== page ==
A rare disease, also known as an orphan disease, affects by definition less than five in 10,000 (or 0.05%) of the general population.
Hence the question arises: why a disease as rare as 0.05% of the population presents a good investment of research funding? We think the answer is simple and importantly the math adds up. Here are some facts, based on raredisease.org.uk:
- 7% of the population, will be affected by a rare disease at some point in their lives, which translates to 3.5 million people in the UK
- There are between 6,000 and 8,000 known rare diseases and around five new rare diseases are described in the medical literature each week
- 80% of rare diseases have a genetic component and are often life-threatening
- 75% of rare diseases affect children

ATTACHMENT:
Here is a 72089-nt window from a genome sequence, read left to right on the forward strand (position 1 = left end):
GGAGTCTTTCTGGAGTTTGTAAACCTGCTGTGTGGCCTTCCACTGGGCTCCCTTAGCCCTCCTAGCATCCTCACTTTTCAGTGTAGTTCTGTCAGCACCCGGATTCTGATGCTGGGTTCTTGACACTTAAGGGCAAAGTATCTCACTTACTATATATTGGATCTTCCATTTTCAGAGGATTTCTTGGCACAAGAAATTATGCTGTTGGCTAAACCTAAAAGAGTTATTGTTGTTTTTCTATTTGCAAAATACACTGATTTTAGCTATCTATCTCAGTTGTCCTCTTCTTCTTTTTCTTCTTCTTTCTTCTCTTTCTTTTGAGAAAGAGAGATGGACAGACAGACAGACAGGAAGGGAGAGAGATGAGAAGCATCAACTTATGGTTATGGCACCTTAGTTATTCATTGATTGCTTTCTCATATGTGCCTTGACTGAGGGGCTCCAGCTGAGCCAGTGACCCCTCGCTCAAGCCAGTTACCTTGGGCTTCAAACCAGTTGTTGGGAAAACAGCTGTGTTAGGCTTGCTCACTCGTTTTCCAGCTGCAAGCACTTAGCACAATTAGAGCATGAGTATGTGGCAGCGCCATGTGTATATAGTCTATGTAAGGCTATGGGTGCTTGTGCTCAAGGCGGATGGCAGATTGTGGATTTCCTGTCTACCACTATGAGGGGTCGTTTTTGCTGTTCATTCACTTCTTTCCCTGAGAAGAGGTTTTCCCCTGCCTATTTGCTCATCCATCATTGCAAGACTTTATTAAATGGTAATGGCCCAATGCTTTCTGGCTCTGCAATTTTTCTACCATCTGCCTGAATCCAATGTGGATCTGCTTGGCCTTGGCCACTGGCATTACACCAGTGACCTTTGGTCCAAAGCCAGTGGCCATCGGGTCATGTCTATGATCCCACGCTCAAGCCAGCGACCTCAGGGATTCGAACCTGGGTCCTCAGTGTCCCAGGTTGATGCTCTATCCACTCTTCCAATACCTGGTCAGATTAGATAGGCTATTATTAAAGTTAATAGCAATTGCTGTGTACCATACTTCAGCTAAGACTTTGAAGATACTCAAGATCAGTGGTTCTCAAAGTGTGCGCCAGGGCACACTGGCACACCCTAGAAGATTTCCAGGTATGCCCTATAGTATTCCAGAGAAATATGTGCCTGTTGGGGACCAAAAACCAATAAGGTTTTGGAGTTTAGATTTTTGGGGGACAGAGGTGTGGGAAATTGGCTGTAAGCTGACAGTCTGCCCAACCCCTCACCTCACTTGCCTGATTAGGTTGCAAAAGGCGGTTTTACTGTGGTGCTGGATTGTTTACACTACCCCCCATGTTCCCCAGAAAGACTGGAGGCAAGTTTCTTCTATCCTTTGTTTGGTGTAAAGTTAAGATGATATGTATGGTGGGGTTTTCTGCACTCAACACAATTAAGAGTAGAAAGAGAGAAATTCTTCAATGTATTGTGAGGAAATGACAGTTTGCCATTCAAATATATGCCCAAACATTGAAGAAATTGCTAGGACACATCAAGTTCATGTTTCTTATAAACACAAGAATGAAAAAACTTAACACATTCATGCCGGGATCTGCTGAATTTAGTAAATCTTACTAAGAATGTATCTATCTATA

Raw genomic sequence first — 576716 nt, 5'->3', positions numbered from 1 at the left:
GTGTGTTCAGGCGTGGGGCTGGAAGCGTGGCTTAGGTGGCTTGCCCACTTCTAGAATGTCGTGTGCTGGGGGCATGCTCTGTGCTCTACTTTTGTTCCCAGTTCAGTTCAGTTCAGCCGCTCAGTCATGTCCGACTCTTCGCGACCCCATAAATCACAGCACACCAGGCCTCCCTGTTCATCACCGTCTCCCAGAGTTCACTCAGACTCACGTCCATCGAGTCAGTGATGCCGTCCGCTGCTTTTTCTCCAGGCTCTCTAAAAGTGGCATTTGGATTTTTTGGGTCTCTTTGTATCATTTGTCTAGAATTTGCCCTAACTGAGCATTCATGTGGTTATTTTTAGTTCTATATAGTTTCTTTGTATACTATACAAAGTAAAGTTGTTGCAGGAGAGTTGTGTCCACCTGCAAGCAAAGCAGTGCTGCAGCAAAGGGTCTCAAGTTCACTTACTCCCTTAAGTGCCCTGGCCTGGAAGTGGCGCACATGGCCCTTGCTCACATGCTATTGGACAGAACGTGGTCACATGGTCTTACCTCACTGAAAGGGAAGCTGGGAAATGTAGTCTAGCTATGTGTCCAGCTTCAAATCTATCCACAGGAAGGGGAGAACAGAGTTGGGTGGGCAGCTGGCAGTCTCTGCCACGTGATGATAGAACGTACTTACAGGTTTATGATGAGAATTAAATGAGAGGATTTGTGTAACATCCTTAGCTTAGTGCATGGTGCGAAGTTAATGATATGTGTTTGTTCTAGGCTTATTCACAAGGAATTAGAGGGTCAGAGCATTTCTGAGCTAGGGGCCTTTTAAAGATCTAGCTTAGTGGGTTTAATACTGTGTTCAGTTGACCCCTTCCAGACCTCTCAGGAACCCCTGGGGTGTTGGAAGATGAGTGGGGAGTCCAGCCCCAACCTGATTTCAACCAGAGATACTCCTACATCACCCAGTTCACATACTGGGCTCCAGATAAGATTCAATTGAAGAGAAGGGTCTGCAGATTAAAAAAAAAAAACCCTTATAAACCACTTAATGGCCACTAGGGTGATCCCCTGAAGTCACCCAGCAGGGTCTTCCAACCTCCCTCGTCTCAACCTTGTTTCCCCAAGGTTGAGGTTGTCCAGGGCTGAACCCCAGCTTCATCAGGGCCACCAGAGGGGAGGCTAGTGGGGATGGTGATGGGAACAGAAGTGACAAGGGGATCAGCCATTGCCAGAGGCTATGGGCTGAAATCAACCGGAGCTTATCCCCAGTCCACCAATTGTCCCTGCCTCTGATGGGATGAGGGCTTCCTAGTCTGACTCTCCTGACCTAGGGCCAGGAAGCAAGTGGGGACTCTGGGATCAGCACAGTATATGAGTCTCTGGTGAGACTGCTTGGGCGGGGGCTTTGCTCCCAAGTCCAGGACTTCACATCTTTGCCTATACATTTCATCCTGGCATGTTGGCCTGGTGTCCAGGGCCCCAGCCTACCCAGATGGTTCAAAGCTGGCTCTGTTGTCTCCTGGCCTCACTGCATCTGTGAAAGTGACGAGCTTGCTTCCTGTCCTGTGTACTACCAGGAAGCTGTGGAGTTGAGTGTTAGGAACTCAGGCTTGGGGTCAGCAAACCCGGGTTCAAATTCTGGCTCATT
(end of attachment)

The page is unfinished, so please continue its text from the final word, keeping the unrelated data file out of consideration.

- Drug development and research into rare diseases can also help improve treatment for more common diseases
In 2012, the UK Government initiated the 100,000 Genome Project with a particular focus on rare diseases (and cancer). Knowledge gained from this project is already helping to make new diagnoses, thereby aiding the development of new treatments.
An important milestone for patients with rare diseases was the publication of The UK Strategy for Rare Diseases in 2013 which postulates 51 commitments that have to be implemented by 2020. Ranking very high is the urgent need for getting the correct diagnosis. Around four in every 10 patients say they found it difficult to get a correct diagnosis and find suitable support groups. Clearly, the 100,000 Genome Project is an important step in that direction. In addition, and complementary to this, the National Institute for Health Research (NIHR) has invested considerable funding into understanding the characteristics of patients with rare diseases. Finally, multiple pharmaceutical companies are investing strongly in this area. (more…)